Former California Governor Arnold Schwarzenegger and leaders in business, education, technology and philanthropy gathered at Town and Gown Tuesday morning for the National After-School Summit to discuss the importance of after-school programs which are in danger of funding cuts.
Congress is debating on cutting more than $1 billion dollars in federal funding for after-school programs.
The summit was sponsored by the USC Schwarzenegger Institute, Price School of Public Policy and Afterschool All-Stars and Afterschool Alliance, a group of after school advocacy programs.
Schwarzenegger organized a similar event in 2003 when after-school funding was at risk.
Schwarzenegger said the Summit was created to keep after school programs alive and kids safe.
“We are here today to tell Washington as one voice, ‘Don’t terminate after-school programs,’” Schwarzenegger said. “After-school programs protect our single greatest resource, our kids. I have been passionate about after-school programs for the last 25 years and I think the reason is because I have seen first hand how kids go home from the schools after three o’clock and drift around on the streets and get into trouble.”
Schwarzenegger said that after-school programs provide many benefits, such as statistically higher graduation rates, a lesser chance of students committing crimes and more assistance with homework and fitness through sports and mentorship.
“It’s not just adult supervision, they are getting enriched in the arts, fitness through sports, homework assistance, tutoring and most importantly there are mentors there that really care for them,” Schwarzenegger said.
Christopher Steinhauser, superintendent of Long Beach Unified School District, said that after-school programs have helped schools within his district by improving attendance and decreasing overall suspension rates.
“The attendance is up, suspensions are down, crime in our city has hit a 41-year low and the most important thing: our kids are going to college,” Steinhauser said. “My kids are on the way to college and succeeding. More importantly than that, our young peoples parents are more involved than ever.”
Bonnie Reiss, global director of the USC Schwarzenegger Institute, described the event as a “rally,” stressing it was a useful platform to showcase the importance of after school programs.
“Today is an opportunity to put a big spotlight on the value of after-school programs,” Reiss said. “It’s a simple truth, they work. After-school programs is the single best and most cost effective investment. They can be made in helping our kids succeed in school and life.”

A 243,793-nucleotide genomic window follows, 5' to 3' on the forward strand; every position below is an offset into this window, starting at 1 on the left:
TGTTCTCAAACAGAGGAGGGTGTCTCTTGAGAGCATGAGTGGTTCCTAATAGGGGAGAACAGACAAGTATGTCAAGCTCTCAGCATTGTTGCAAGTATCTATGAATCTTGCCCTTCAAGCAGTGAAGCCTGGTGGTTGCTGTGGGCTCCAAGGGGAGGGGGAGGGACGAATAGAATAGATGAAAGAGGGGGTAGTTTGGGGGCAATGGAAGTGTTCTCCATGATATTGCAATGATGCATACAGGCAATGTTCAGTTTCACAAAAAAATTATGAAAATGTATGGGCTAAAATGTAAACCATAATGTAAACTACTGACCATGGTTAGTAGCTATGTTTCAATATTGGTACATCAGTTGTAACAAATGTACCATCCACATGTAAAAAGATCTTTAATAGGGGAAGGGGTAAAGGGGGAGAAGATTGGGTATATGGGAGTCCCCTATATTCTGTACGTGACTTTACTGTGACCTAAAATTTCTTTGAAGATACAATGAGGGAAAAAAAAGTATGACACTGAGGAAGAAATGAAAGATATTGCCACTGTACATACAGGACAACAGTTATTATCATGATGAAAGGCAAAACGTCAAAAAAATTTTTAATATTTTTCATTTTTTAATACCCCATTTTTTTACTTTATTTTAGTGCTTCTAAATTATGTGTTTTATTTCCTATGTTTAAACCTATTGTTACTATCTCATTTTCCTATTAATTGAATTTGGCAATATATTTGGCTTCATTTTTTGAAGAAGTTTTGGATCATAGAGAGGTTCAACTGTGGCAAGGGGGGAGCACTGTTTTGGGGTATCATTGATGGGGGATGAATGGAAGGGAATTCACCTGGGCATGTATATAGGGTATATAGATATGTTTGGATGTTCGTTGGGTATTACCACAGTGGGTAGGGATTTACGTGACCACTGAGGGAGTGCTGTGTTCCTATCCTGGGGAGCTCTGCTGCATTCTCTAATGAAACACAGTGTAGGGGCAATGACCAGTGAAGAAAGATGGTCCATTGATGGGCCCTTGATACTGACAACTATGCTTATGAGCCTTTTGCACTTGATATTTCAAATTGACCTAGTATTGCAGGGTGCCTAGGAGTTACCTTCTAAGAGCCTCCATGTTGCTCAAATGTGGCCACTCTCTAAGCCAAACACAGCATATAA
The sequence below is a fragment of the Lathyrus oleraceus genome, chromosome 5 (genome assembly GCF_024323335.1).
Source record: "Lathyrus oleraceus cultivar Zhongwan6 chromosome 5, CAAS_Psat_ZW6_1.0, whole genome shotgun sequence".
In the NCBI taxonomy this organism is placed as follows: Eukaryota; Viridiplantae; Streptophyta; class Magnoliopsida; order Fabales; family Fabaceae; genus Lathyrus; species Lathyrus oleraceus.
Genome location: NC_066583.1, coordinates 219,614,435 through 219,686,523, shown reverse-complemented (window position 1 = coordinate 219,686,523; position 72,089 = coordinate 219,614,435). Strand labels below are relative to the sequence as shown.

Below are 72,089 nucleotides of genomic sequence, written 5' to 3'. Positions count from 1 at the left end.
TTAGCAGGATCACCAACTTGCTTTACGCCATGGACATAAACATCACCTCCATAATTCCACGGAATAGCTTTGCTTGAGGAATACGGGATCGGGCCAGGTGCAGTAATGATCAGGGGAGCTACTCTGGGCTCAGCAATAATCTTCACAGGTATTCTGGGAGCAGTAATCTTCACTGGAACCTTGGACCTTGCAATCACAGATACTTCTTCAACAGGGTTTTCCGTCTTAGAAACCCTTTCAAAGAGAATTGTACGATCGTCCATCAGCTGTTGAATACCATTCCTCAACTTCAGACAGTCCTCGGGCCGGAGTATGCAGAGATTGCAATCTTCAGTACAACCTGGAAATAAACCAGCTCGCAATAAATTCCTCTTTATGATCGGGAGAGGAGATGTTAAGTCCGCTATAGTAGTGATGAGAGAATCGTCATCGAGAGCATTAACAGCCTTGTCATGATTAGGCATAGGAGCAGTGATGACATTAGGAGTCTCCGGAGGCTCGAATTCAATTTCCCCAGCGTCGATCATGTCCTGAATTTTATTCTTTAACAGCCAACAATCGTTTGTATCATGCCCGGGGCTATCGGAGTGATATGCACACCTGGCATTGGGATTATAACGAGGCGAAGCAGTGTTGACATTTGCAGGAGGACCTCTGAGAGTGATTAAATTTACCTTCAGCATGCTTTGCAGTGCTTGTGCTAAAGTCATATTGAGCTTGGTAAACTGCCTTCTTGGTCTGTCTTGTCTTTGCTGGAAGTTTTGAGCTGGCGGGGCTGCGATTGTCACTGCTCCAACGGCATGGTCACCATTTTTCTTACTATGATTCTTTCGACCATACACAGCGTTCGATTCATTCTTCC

Reiss explained that the programs were created to serve kids with backgrounds from low income, working families who are typically underrepresented minorities.
“We are here to be the champions of the 10 million kids in these programs and the 20 million others that don’t yet have a program,” Reiss said. “We are their voice and today is about sending that message.”
Dr. Rod Paige, U.S. Secretary of Education from 2001-2005, said after-school can be an unsafe time for students who don’t have proper support.
“Think about it carefully,” Paige said. “Think about what goes on between three and six in the afternoon for tons and tons of kids. One of the best ways we can spend our time is making sure kids come ‘home’ after school and they have some meaningful activity and some shelter.”
Schwarzenegger said after-school programs should not suffer because of America’s debt.
“When Congress talk about money and how they have to cut after school programs to make ends meet, I mean think about how ludicrous that sounds,” Schwarzenegger said. “Do you think that it was after-school programs that dropped this country blind that we now have [tens of trillions of dollars in] debt? We have now $18 billion [in] debt in the past 6 years. They think after-school programs did that? Are they crazy? It’s mismanagement.”
Frank Fowler, Syracuse Police Department chief of police, said that a greater investment in after school programs could ultimately prove to be beneficial to the nation in the long run.
“We can no longer take for granted . . . that all of our young people have the same resources,” Fowler said. “Whatever we put inside of them is exactly what we are going to get out of them later on. We can no longer take this for granted. We have to invest in our young people . . . and because it’s an investment, guess what? We’ll reap the benefits later. ”